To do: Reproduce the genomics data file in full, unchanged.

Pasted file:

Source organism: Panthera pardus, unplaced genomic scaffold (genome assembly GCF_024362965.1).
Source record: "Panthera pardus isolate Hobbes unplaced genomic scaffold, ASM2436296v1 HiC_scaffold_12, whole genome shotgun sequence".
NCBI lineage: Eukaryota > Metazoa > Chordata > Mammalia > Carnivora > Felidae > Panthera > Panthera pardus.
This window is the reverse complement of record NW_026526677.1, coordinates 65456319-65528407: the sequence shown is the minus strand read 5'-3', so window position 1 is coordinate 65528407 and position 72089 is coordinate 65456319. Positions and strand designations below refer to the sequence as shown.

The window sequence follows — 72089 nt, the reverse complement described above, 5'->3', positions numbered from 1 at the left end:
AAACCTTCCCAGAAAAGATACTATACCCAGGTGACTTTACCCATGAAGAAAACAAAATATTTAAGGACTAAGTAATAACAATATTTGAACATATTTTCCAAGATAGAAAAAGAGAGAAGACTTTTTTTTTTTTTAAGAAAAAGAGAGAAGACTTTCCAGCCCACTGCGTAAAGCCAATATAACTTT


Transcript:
Source organism: Panthera pardus, unplaced genomic scaffold (genome assembly GCF_024362965.1).
Source record: "Panthera pardus isolate Hobbes unplaced genomic scaffold, ASM2436296v1 HiC_scaffold_12, whole genome shotgun sequence".
NCBI lineage: Eukaryota > Metazoa > Chordata > Mammalia > Carnivora > Felidae > Panthera > Panthera pardus.
This window is the reverse complement of record NW_026526677.1, coordinates 65456319-65528407: the sequence shown is the minus strand read 5'-3', so window position 1 is coordinate 65528407 and position 72089 is coordinate 65456319. Positions and strand designations below refer to the sequence as shown.

The window sequence follows — 72089 nt, the reverse complement described above, 5'->3', positions numbered from 1 at the left end:
AAACCTTCCCAGAAAAGATACTATACCCAGGTGACTTTACCCATGAAGAAAACAAAATATTTAAGGACTAAGTAATAACAATATTTGAACATATTTTCCAAGATAGAAAAAGAGAGAAGACTTTTTTTTTTTTTAAGAAAAAGAGAGAAGACTTTCCAGCCCACTGCGTAAAGCCAATATAACTTT